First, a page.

‘Dr.Who’ casting makes history

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Throughout its 50-some-odd years since its premier in 1963, “Doctor Who” has boasted strong representation for women, people of color and the LGBTQ+ community. Characters like Sarah Jane Smith, Rose Tyler, Martha Jones, Captain Jack Harkness and Bill Potts have paved the way for black, gay, bisexual and female representation in sci-fi television. However, that representation has never extended to the Doctor himself.

Let me backup a little. If you’re new to “Doctor Who,” in the simplest of terms, it is a show about a human-looking alien who travels through space and time to save the lives of humans and aliens alike. He appears in times of crisis emerging from a bright blue telephone box, hair disheveled and a sonic screwdriver in hand. He saves the day and leaves no trace except for his moniker “The Doctor”.

Every few seasons, the Doctor is mortally wounded and must regenerate into a new form in order to save his life. In the history of the show, there have been 13 iterations of the Doctor, all of them white males, although the Doctor has stated in the past that he could be any gender or race (including the alien ones).

The most recent incarnation of the Doctor was revealed to be actress Jodie Whittaker. This is a landmark achievement for a show in which diverse representation has been limited to the sidekicks. That is not to say that these sidekicks aren’t strong characters. In fact, I often find myself more drawn to the Doctor’s companions than I do to the Doctor himself. However, if all of the diversity in your show is relegated to companions and side characters, you’re doing something wrong, especially in a show about an alien who flies around in a blue box saving people’s lives. It enforces the idea of the “White Boy Savior,” in which a white male must swoop in to save the day because women and people of color are not powerful enough to do it themselves. This stigma has been perpetuated throughout the media, most recently in Marvel’s Iron Fist, where a white male must be counted upon to save all of China Town because they simply can’t seem to do it themselves. And believe me, the irony of me, a white male, writing an article on this subject isn’t lost on me, but when you’re passionate about a subject you find a way to discuss it with like-minded individuals, and this is my way of doing that.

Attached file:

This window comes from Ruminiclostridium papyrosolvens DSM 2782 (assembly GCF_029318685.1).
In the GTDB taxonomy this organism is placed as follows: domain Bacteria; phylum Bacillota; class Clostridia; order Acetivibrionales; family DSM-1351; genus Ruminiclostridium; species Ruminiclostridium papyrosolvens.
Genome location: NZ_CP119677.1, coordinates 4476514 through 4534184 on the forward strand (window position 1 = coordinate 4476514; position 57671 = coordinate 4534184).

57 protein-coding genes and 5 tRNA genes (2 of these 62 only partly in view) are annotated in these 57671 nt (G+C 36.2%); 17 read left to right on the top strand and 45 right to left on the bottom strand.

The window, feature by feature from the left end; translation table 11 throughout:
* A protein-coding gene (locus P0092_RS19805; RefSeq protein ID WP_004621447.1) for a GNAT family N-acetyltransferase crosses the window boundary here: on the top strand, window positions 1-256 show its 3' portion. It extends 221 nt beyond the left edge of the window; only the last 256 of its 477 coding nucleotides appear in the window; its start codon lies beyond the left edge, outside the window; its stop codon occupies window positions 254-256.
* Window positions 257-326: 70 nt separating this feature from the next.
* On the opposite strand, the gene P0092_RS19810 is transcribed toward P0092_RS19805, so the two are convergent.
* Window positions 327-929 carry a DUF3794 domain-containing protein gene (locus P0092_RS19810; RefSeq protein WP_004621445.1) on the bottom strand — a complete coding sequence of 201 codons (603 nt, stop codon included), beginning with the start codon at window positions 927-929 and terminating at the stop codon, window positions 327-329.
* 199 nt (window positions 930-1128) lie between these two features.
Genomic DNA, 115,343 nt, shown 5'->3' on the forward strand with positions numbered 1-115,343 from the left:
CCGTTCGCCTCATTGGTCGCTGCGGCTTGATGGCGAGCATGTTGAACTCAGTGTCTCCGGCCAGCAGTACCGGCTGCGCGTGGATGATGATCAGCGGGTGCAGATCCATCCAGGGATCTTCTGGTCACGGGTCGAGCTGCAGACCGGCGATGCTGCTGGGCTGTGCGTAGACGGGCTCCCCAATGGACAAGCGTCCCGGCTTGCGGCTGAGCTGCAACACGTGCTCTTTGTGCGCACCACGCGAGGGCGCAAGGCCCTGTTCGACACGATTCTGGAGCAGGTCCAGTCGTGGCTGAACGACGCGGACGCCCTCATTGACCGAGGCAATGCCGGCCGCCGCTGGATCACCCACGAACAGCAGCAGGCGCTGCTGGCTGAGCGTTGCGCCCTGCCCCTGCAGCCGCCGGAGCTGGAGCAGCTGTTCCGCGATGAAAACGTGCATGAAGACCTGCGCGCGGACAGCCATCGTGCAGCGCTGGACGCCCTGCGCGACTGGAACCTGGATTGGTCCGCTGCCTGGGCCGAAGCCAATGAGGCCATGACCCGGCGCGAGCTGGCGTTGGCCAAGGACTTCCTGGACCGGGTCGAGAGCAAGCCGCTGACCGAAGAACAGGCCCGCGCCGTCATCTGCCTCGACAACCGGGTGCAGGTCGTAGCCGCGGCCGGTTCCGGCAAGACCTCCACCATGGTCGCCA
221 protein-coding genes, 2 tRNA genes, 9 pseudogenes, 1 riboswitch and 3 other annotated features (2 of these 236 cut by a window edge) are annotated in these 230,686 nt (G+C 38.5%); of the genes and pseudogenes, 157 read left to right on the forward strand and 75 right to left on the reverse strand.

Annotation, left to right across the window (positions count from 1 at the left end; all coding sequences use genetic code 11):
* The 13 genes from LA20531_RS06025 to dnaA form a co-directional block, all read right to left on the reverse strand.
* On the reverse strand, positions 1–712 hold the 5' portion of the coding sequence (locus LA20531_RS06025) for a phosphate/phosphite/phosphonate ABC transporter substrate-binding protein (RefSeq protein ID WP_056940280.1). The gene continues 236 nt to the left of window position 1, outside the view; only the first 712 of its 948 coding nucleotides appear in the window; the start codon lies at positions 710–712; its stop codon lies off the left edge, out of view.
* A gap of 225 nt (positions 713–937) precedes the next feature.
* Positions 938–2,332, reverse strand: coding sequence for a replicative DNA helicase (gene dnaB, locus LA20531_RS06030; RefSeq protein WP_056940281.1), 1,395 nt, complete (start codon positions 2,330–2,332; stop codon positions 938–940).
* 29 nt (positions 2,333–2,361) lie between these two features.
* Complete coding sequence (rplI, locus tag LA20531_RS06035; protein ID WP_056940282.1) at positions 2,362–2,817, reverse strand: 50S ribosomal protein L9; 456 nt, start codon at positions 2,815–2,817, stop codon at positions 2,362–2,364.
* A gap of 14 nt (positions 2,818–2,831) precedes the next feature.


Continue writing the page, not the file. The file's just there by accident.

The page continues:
As you can imagine, when Jodie was announced as the new Doctor, her casting was polarizing to put it lightly. The Doctor is not even human, but God forbid he be portrayed by a woman. Some people absolutely hated the casting, saying that they would stop watching the show as a result. For the most part, the response to Jodie’s version of the character has been overwhelmingly positive, and her season has not even aired yet. People have already begun cosplaying as her version of the character. In an interview with BBC News about her take on the immortal Time Lord Whittaker said, “I hope my gender isn’t a fearful thing for the fans, because in this world particularly, there aren’t rules, and that’s a great thing. So hopefully everyone is as excited as I am.”

While the casting of a woman to play an iconically male character doesn’t magically solve the issue of the lack of diverse representation in the media, it is a step in the right direction. Perhaps the next Doctor will be a person of color, or transgender, or a transgender person of color. Once you break the glass ceiling, you can only continue to go up from there.